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    Millism describes the beliefs of the 19th century philosopher, political economist and Member of Parliament, John Stuart Mill. He believes that the individual ought to be free to do as they wish unless they cause harm to others, individuals are rational enough to make decisions about their well being, and that it is not a crime to harm oneself as long as the person doing so is not harming others. He favours the PCB-Civbert.png harm principle: "The only purpose for which power can be rightfully exercised over any member of a civilized community, against his will, is to prevent harm to others." He excuses those who are "incapable of self-government" from this principle, such as young children or those living in "backward states of society". He believes that "harms" may include acts of omission as well as acts of commission. Thus, failing to rescue a drowning child counts as a harmful act, as does failing to pay taxes, or failing to appear as a witness in court. He opposed slavery and supports feminism, and JS Mill can be considered among the earliest male proponents of gender equality.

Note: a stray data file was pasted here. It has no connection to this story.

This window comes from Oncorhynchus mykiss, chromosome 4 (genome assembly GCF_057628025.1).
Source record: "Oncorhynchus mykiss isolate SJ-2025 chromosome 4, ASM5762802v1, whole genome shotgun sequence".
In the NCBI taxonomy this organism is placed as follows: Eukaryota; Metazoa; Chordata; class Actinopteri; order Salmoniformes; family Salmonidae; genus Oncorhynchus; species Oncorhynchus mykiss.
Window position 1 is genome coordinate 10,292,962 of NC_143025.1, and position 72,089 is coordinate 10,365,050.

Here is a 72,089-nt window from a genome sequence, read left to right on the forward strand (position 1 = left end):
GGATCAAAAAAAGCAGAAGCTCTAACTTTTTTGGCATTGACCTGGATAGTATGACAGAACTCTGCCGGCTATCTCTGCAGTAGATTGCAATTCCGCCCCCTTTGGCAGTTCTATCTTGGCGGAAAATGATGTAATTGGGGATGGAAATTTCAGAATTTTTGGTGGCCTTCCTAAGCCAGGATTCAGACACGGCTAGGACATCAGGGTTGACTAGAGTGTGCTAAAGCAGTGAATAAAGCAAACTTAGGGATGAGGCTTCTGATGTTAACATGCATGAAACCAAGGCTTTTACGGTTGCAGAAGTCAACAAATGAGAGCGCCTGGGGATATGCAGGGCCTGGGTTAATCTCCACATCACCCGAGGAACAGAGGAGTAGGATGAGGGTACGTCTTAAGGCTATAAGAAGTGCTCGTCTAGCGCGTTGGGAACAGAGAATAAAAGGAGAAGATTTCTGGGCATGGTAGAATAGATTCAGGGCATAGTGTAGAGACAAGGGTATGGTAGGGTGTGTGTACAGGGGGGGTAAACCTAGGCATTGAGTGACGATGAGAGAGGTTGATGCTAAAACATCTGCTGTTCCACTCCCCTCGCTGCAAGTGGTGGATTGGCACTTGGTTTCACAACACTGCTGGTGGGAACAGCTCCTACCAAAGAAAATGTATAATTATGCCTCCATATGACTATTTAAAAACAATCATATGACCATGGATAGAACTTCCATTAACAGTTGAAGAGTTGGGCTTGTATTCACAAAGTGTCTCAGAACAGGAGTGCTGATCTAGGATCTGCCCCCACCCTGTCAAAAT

Economic Beliefs

    JS Mill's early economic philosophy was one of free markets. However, he accepted interventions in the economy, such as a tax on alcohol, if there were sufficient utilitarian grounds. He also accepted the principle of legislative intervention for the purpose of animal welfare. He originally believed that "equality of taxation" meant "equality of sacrifice" and that progressive taxation penalized those who worked harder and saved more and was therefore "a mild form of robbery". Given an equal tax rate regardless of income, Mill agreed that inheritance should be taxed. A utilitarian society would agree that everyone should be equal one way or another. Therefore, receiving inheritance would put one ahead of society unless taxed on the inheritance.

    Later he altered his views toward a more Liberalsoc.png Liberal Socialist bent, adding chapters to his Principles of Political Economy in defense of a socialist outlook, and defending some socialist causes. Within this revised work he also made the radical proposal that the whole wage system be abolished in favor of a co-operative wage system. Nonetheless, some of his views on the idea of flat taxation remained, albeit altered in the third edition of the Principles of Political Economy to reflect a concern for differentiating restrictions on "unearned" incomes, which he favored, and those on "earned" incomes, which he did not favour.




    • Soc.png Socialism - Why do you want to eliminate competition?
    • Cap.png Capitalism - I used to be all for this, but you do tend to breed a lot of inequality.

    Further Information


    John Stuart Mill


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